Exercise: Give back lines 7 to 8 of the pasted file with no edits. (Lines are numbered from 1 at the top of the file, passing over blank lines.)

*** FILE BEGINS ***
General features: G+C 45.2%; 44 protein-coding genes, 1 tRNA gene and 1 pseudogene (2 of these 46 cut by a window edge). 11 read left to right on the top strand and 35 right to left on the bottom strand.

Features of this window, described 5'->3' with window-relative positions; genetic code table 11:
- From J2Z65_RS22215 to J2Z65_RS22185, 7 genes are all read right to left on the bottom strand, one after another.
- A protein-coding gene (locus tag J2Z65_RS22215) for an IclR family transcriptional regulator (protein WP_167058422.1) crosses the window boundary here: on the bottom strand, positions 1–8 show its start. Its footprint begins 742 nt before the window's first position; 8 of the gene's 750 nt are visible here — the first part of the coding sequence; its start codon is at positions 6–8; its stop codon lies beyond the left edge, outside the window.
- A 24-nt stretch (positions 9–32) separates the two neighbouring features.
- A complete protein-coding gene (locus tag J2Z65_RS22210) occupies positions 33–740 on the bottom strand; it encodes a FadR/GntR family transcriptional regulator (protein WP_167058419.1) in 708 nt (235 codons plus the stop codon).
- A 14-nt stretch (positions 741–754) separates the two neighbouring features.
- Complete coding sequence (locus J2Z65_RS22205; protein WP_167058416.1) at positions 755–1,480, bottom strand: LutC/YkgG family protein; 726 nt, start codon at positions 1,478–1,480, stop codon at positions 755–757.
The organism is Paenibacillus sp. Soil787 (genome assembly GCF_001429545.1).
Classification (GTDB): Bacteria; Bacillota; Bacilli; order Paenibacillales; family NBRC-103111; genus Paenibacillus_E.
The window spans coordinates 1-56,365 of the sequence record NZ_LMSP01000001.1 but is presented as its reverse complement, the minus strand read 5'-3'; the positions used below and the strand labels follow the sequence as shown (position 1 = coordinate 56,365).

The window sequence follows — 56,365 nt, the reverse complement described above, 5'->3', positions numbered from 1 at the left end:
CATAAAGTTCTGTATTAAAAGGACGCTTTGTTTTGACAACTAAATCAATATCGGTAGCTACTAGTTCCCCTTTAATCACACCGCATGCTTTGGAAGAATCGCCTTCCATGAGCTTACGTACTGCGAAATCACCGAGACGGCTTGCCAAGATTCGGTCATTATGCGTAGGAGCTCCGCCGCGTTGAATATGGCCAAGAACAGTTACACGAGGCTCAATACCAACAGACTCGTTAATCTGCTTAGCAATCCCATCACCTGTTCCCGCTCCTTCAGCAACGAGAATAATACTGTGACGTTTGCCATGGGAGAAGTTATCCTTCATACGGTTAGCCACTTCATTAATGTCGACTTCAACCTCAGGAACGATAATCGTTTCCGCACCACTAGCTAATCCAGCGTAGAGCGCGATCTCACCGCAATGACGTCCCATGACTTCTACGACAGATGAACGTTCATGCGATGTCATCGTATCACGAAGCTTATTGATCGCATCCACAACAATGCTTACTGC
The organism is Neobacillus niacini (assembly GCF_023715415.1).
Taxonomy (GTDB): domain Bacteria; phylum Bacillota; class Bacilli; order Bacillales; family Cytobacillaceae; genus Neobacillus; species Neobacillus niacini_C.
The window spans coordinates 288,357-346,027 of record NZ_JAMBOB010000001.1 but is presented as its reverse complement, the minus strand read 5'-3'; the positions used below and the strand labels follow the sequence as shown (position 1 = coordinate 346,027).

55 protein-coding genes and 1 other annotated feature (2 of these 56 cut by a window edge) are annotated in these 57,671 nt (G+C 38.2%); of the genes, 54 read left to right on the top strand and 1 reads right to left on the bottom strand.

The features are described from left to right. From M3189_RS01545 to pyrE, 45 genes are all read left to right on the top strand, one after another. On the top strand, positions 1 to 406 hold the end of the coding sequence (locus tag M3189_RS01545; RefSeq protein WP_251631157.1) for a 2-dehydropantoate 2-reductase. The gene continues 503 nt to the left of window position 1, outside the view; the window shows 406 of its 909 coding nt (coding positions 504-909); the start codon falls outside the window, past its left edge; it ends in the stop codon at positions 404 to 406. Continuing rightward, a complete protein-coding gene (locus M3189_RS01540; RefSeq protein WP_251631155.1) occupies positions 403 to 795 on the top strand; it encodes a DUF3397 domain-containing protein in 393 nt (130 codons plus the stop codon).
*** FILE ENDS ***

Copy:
- A 14-nt stretch (positions 741–754) separates the two neighbouring features.
- Complete coding sequence (locus J2Z65_RS22205; protein WP_167058416.1) at positions 755–1,480, bottom strand: LutC/YkgG family protein; 726 nt, start codon at positions 1,478–1,480, stop codon at positions 755–757.